Bill Lawry once ruined my Boxing Day may not be quite in the same misery memoir league as Angela's Ashes, the harrowing tale of our girls' doomed attempts to capture their urn I'm told, but trust me, it was not easy as as a youngster having to put up with strident cries of 'Gottim' in his gnarled Aussie accent as yet another English fop, as they were known down there, tiptoed back to the pavilion accompanied by that bloody duck.
It is one of the reasons that the events of last week deserved to be savoured up here, and nobody did it better than David Gower. "Uuuummm," he purred as the commentators handed back to the studio. "That was gorgeous." Alongside him even Sirian looked happy while David Lloyd was gurning with glee. Sky's Ashes studio is furnished with a table that is ever so slightly too small for three men to sit around it comfortably, especially when Sirian's in situ. He is a big man and personality and the (relative) old-timers sat there resembling three horny-handed regulars in a small country pub who have been told drinks are on the house.
Lloyd enjoyed himself throughout his final moments at the mic as England closed in on victory, the antics/ irritations (delete according to curmudgeonliness) of the Barmy Army delighting him. A man in an England shirt with nearly as many chins as Alastair Cook has runs reduced him to giggles with his falsetto solo version of "The Lion Sleeps Tonight".
The honour of describing the moment of victory went to Nasser Hussain and Shane Warne, although Warne did predict the final wicket for ball after ball (usually through making a reference to last man Michael Beer and the amount of drinking that was looming), which meant that when it did happen it came as a surprise.
Any regular Sky viewer will have cottoned on to this being their 20th year of showing sport, which is a lot of Super Sundays and Woeful Wednesdays. They have not quite got round to the latter branding but there is more inclination (and everything's relative when it comes to Sky) to acknowledge that a dire game is just that, certainly among their gnarled football old-timers, Tyler and Gray, the Steptoe and Steptoe of the commentary box.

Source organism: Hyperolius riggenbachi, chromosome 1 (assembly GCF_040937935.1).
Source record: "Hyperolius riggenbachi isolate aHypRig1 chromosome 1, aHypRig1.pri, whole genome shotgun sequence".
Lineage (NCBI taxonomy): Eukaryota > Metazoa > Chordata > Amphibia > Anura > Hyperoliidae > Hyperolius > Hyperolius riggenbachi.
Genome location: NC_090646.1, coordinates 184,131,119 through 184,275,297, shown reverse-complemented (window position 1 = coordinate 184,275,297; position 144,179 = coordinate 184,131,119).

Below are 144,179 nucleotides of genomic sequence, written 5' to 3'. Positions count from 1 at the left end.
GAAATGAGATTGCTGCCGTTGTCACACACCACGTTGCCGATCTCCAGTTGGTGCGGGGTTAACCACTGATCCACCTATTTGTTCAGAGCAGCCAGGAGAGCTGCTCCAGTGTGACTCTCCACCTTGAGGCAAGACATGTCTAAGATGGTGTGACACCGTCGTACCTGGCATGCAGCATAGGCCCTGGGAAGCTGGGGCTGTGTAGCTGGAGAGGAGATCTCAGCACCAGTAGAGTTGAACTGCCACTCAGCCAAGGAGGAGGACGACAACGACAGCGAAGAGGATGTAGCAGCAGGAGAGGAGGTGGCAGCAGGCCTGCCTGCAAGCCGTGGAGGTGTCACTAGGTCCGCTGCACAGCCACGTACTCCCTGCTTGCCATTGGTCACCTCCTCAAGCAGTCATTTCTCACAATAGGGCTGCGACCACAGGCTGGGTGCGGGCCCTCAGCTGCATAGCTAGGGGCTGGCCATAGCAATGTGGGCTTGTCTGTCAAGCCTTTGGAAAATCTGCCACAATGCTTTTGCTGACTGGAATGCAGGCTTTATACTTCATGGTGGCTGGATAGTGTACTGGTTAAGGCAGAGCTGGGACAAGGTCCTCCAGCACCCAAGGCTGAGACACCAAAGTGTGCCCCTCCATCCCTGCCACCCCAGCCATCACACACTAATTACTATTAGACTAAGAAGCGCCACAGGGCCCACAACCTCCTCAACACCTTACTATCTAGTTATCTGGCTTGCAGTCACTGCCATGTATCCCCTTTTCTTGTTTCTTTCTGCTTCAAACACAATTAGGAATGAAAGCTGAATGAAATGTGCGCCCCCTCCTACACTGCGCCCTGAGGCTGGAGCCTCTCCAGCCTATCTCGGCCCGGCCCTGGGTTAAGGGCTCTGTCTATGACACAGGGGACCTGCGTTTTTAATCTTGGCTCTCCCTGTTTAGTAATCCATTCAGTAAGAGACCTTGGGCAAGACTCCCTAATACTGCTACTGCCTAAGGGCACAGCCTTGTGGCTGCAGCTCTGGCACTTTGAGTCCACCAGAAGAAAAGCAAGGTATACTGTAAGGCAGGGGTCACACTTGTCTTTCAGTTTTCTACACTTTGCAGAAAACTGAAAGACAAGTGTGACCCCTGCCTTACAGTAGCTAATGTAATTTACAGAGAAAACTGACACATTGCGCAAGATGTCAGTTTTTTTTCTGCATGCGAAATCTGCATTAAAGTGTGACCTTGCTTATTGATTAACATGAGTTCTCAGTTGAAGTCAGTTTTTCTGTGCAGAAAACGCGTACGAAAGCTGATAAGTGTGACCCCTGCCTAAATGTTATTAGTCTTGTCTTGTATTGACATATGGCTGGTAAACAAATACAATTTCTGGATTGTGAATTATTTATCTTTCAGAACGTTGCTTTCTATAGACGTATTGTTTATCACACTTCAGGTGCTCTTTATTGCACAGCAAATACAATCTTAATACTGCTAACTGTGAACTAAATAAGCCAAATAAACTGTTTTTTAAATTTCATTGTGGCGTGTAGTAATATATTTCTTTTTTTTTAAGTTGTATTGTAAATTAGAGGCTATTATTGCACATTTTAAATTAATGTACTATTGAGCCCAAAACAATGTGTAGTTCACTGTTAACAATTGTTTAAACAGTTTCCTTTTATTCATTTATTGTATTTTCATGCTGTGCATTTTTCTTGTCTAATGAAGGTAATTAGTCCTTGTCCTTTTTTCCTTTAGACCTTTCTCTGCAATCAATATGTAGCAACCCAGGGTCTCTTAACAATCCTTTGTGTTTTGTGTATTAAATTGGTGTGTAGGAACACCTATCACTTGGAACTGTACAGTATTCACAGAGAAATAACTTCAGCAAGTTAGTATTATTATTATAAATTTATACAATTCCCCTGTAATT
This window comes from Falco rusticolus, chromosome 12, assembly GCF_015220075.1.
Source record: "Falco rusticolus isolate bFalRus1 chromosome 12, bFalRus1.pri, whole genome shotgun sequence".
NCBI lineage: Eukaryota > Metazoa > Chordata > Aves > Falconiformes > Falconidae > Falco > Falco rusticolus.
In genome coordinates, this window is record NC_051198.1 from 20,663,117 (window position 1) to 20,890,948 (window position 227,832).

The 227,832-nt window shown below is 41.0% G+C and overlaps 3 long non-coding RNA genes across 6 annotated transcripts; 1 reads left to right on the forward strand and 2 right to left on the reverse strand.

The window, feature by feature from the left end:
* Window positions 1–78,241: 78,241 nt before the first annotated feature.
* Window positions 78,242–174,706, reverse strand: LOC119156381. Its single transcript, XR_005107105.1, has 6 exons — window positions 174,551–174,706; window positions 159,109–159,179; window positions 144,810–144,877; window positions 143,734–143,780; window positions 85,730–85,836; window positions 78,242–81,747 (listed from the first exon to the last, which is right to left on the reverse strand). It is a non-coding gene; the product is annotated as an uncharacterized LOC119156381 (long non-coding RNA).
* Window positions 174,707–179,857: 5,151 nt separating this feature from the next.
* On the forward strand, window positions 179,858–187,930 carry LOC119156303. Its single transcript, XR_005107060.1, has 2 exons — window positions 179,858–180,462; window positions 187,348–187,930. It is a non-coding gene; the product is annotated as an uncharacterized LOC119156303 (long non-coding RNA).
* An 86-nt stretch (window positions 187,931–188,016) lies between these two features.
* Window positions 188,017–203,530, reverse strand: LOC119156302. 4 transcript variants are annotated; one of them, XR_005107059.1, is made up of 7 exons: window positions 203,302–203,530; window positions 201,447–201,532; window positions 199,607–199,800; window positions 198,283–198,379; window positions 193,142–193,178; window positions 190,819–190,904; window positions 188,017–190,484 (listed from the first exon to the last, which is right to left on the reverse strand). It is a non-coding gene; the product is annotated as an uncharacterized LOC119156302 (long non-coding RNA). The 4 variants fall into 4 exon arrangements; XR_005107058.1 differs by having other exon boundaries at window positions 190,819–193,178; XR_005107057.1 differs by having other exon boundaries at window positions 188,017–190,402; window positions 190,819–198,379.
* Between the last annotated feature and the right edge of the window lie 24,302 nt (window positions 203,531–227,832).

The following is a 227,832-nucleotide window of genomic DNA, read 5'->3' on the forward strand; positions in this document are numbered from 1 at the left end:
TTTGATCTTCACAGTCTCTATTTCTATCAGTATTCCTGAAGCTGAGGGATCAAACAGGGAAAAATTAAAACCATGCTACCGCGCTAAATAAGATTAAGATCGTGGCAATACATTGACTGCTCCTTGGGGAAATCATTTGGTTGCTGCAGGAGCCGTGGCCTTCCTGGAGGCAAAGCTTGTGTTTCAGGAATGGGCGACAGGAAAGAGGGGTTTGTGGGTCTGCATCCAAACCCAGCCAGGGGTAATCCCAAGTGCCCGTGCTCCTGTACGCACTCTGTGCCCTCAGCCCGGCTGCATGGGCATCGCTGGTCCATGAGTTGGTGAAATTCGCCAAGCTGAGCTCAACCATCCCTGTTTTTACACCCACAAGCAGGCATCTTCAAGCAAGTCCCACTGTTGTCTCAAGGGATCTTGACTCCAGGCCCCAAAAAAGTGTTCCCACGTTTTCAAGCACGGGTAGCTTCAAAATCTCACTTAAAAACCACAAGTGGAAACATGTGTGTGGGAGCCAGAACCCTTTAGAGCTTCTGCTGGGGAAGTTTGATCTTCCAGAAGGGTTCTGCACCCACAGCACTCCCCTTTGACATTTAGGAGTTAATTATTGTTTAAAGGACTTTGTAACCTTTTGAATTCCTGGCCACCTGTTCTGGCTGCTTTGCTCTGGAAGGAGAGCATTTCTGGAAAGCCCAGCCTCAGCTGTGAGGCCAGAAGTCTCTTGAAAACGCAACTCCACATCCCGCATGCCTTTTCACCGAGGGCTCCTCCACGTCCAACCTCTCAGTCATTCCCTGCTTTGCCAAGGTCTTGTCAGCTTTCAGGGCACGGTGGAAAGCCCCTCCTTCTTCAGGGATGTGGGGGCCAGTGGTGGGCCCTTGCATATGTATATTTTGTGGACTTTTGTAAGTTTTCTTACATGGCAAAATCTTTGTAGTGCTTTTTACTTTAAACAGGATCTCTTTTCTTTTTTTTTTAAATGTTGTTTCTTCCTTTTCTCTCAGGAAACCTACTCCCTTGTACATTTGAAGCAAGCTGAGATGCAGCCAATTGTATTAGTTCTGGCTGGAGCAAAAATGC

As Roberto Mancini revealed himself to be a disciple of Craig Levein's forward-lite football, Tyler and Gray couldn't hide their irritation with City's attitude at Arsenal. City were "submissive" grumbled Gray, while Tyler pointed out that several of this season's bigger games in the Premier League have lacked entertainment value. A Sky apparatchik might have whispered something in Tyler's ear as he then pronounced, "I think we're under orders from on high not to mention previous nil-nils" and it was not long before he was promoting a big Cup weekend, with Dundee taking on Motherwell.
The FA Cup belongs to ITV and ESPN, but 20 years of Sky has made live football on television commonplace and that is one of the reasons so many empty seats were visible over the weekend. It also means that when rare domestic games are shown live on terrestrial channels there is a Sky-like desire to build them into something they aren't.
The television gods (Godcom, chaired by Hermes, god of athletics with a wider portfolio that includes animal husbandry and travel) were on ITV's side with Saturday's goings on at Anfield, but the coverage of Arsenal and Leeds was full of overflowing cups and the like. Peter Drury, who commentates as if his words should be carved in stone, was trying to disguise his desperation for an upset. He nearly got one but for Arsenal's late penalty and he at least avoided the "stonewall" trap (ouch) – Chris Kamara on Soccer Saturday was the latest to use the most meaningless word in football. Stop it.Reuse content